Meat and I, we have a complicated relationship. The enjoyment I derive from testing out new meat-centric recipes and learning about various techniques and processes in regard to cooking meat tends to oftentimes far outweigh any desire I might have to actually eat what I am making. Last winter I had a great time braising short ribs for four hours in a red wine and balsamic reduction, but when it came to actually eating the short ribs, I have to admit that I was decidedly lacking in enthusiasm. Slow roasting a salt-crusted pork tenderloin on the grill is a fascinating operation, so long as I will not be made to actually eat the pork when I am done fussing with it. Meats get stuffed, marinated, and rolled, and then I foist them on my husband. Not that he minds. More realistically, I do not foist them upon him so much as I generously heap them upon his willing plate.
This trend, however, might have just come to an end. Please, everyone, let me introduce you all to my new best friend: whiskey soaked applewood smoked salmon.
First of all, allow me to admit that, up until last year, I was not aware of the fact that making smoked salmon at home was even a possibility. I thought that smoking meats involved special canisters or barrels, or perhaps some sort of high-tech equipment that only very dedicated meat-eating people knew how to find. Not surprisingly, I was dead wrong. To smoke salmon at home, you need little more than an outdoor grill, some wood chips, salt, and sugar. That’s it.
If you want to get a little fancier, you can briefly marinate your salmon in a bit of whiskey or bourbon, like we did here, or perhaps a bit of rum, if you’d prefer your salmon to be a bit sweeter. No matter which you choose, after 4 hours of curing the salmon to draw out the liquid, it takes only 20 short minutes to smoke this salmon to a delicious and robust finish.
You can eat this smoked salmon on a salad, you can pile it on top of a bagel, or you can flake it into some pasta. There is no wrong way to eat this, and the only known way to stop enjoying it is to eat it until it is gone. You might want to immediately make more, but that’s all right. If nothing else, you can just use my excuse, and tell people that you are making up for meats long ago left unenjoyed.
Whiskey Soaked Applewood Smoked Salmon
Adapted only slightly from Steven Raichlen’s How to Grill
1 salmon fillet, about 1 pound
½ cup whiskey, bourbon, or rum
½ cup firmly packed brown sugar
¼ cup coarse salt*
2 teaspoons freshly ground black pepper
2 cups wood chips, soaked in cold water for 1 hour, then drained (Raichlen recommends using alder wood chips, but we used apple wood because we had easy access to it, courtesy of a recently-felled apple tree and, man, don’t we sound all self sufficient and rustic right now?)
Skin the salmon fillet and remove any bones. Rinse the salmon under cold running water, then blot dry. Place the salmon in a baking dish just large enough to hold it, and pour the whiskey, bourbon, or rum over it. Allow to marinate for 15 minutes, then drain the salmon and blot dry once more. Wipe out the baking dish.
Combine the brown sugar, salt, and pepper in a mixing bowl and mix well with your fingers. Spread 1/3 of the mixture over the bottom of the baking dish. Lay the salmon on top of the mixture, skinned-side down. Cover salmon with remaining 2/3 of brown sugar mixture, patting it onto the fish with your fingertips. Cover the salmon with plastic wrap and allow to cure in the refrigerator for 4 hours. The salt in the cure will draw out the moisture in the salmon.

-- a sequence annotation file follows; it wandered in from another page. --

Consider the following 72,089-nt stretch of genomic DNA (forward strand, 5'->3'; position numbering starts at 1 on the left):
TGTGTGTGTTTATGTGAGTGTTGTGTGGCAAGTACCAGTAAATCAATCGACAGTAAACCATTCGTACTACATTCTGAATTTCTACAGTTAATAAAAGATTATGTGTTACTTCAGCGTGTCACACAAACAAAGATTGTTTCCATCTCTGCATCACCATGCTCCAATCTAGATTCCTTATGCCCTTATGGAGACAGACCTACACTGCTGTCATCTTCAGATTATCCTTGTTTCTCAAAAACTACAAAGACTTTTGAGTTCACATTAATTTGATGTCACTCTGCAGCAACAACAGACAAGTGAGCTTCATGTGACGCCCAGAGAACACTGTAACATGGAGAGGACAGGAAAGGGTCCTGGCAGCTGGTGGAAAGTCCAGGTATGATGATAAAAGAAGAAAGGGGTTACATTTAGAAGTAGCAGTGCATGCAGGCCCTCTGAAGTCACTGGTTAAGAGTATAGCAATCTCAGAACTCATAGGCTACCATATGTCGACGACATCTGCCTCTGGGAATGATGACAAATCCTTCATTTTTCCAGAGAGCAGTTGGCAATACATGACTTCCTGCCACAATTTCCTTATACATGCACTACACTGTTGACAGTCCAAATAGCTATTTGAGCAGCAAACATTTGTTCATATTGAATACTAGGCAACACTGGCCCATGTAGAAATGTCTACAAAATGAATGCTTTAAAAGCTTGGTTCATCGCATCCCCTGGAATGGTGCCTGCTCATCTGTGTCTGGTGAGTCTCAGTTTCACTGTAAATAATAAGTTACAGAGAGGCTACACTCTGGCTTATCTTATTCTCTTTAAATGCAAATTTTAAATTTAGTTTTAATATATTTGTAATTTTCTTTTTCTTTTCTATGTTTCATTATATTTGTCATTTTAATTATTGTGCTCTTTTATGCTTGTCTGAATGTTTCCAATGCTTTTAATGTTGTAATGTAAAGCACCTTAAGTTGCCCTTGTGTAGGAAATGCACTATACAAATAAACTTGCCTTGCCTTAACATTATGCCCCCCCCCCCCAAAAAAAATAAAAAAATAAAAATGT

Set up your grill for indirect grilling. If you have a two burner gas grill, this will mean setting one burner on medium high heat and leaving the other burner off. If you have a three burner gas grill, it will mean setting the two outermost burners on medium high heat and leaving the middle burner off. If you have a charcoal grill, you will be raking your hot coals into two piles on opposite sides of the grill, leaving an empty space in between. After preparing whichever grill you have, place a drip pan in the portion of the grill that is not lit or covered with hot coals.
Thoroughly rinse the brown sugar mixture off of the salmon with cold running water, then blot dry once more. Discard liquid that has been extracted from the salmon.
Toss the pre-soaked wood chips onto hot coals (if using a charcoal grill), or, if using a gas grill, place wood chips in a smoker box made specifically for gas grills (such as this one), or wrap your wood chips in a tight pouch of aluminum foil with holes punched in the top (as demonstrated here), then place the box or pouch of wood chips under the grill grate, directly on top of a burner.
Brush and oil grill grate. Place the salmon in the center of the hot grate, over the drip pan that has been placed away from the heat. Completely close the lid of the grill. Smoke the fish until cooked through, about 20 minutes. To test for doneness, press the top of the salmon with your finger and test for firmness. The salmon should feel firm and break into clean flakes.
Cool the salmon, then wrap it in aluminum foil and refrigerate until cold. Serve warm or at room temperature. Tightly wrapped, the smoked salmon will keep in the refrigerator for 3-5 days.
*A note about coarse salt: Coarse salt, which is often found in the form of kosher salt, comes in varying degrees of saltiness. The two most widely found brands of kosher salt, Morton and Diamond, are no exception. Morton kosher salt is known for being exceedingly salty, while Diamond kosher salt is decidedly less salty. If using Diamond kosher salt, I recommend you go ahead and use the full amount of salt called for. If you are using Morton kosher salt, reduce the amount of salt by one heaping tablespoon, then proceed with the recipe as usual.